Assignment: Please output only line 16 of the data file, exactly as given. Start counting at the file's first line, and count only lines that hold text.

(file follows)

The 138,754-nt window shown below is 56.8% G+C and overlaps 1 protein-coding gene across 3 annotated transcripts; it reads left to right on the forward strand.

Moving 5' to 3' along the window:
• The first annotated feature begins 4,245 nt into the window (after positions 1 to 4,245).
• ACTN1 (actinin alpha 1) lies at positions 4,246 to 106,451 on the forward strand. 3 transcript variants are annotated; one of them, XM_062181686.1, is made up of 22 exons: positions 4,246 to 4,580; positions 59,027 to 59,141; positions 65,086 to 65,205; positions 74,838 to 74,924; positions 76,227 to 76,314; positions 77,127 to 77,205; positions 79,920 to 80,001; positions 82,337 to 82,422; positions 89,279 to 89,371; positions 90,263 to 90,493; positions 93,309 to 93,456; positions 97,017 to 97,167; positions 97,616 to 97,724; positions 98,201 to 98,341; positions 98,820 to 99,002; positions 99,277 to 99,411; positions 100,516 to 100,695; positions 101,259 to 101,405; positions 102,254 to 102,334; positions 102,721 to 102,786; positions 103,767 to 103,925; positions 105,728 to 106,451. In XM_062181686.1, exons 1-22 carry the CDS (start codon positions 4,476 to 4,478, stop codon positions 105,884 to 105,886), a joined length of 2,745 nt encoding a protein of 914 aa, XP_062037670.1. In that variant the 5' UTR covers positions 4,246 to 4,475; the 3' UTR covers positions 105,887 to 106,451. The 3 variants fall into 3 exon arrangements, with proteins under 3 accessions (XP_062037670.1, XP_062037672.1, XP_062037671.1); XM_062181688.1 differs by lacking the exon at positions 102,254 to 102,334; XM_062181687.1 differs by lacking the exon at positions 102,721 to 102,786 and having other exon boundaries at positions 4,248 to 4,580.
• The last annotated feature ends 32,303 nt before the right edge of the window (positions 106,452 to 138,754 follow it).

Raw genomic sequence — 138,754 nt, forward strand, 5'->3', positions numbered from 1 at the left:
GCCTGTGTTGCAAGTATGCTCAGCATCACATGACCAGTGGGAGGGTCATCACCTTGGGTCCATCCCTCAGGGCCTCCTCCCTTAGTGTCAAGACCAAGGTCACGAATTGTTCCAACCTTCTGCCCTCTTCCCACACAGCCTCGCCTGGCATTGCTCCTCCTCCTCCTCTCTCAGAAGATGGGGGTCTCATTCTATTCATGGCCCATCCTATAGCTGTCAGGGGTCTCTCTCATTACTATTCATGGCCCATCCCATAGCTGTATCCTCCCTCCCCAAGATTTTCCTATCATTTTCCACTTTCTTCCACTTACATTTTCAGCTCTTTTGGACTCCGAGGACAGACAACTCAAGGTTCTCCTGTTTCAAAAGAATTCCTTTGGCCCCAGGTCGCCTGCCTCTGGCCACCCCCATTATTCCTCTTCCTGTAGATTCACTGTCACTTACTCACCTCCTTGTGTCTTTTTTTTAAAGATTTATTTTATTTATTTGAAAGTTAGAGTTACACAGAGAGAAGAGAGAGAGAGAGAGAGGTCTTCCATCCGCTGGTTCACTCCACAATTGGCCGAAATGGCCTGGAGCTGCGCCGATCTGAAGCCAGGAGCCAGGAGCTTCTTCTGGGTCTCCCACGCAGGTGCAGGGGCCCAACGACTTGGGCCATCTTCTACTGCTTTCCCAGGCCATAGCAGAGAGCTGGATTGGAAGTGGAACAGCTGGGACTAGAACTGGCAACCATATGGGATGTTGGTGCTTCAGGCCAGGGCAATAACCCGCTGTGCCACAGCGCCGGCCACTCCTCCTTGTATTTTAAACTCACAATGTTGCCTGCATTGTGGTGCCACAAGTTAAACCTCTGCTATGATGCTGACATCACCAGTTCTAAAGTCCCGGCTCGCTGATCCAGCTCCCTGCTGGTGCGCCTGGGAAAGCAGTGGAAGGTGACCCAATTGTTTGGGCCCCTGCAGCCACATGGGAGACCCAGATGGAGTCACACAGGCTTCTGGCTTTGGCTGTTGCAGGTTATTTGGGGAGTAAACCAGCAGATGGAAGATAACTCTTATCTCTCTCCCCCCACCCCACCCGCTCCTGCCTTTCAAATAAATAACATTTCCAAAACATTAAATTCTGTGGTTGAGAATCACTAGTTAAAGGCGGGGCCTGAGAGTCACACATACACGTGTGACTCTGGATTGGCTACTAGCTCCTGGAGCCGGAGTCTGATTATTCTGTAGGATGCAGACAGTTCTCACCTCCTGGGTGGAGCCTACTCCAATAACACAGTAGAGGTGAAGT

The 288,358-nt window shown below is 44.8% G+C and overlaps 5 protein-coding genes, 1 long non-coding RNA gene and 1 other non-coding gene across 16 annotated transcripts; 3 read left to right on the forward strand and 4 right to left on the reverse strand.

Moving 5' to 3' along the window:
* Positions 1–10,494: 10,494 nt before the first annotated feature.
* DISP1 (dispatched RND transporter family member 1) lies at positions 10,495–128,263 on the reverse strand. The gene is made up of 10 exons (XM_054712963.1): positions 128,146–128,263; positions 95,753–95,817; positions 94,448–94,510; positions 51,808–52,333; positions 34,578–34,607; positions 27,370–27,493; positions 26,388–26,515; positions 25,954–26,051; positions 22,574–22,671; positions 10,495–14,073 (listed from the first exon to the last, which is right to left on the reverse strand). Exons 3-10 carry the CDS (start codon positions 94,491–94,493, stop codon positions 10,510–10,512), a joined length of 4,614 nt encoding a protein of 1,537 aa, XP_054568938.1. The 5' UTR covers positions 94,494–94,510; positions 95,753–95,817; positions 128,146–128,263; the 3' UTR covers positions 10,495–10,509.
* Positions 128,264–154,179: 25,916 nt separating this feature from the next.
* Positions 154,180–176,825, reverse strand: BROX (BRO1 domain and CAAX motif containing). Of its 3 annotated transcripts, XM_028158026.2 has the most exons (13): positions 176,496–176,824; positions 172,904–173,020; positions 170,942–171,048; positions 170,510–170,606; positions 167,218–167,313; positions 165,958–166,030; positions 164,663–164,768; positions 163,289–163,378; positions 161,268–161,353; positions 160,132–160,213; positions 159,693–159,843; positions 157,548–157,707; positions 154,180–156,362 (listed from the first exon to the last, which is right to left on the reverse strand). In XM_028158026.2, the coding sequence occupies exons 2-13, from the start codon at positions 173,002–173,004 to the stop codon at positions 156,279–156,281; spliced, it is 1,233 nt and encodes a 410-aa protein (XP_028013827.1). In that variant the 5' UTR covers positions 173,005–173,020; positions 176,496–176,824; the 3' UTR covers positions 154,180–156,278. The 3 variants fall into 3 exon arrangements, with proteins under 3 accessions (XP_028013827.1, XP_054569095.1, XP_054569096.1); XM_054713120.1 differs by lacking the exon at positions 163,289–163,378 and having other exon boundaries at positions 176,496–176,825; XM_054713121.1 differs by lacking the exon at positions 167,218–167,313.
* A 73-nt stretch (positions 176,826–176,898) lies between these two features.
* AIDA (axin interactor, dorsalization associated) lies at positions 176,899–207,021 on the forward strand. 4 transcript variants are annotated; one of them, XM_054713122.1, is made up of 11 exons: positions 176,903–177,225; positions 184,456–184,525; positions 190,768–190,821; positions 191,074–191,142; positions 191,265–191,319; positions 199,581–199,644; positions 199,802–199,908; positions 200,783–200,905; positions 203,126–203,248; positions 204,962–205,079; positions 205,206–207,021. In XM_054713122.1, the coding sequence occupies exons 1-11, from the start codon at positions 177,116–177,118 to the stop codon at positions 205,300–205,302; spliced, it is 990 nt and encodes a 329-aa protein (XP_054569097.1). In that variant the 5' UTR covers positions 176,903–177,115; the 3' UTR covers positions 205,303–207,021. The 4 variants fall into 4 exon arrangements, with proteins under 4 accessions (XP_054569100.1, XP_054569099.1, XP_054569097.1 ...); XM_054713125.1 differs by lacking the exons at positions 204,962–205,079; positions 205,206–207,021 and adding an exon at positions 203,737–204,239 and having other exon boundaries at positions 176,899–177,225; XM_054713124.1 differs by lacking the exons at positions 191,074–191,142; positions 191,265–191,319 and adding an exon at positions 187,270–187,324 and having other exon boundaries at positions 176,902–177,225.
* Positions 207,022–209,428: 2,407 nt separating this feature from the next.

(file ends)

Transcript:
* Positions 207,022–209,428: 2,407 nt separating this feature from the next.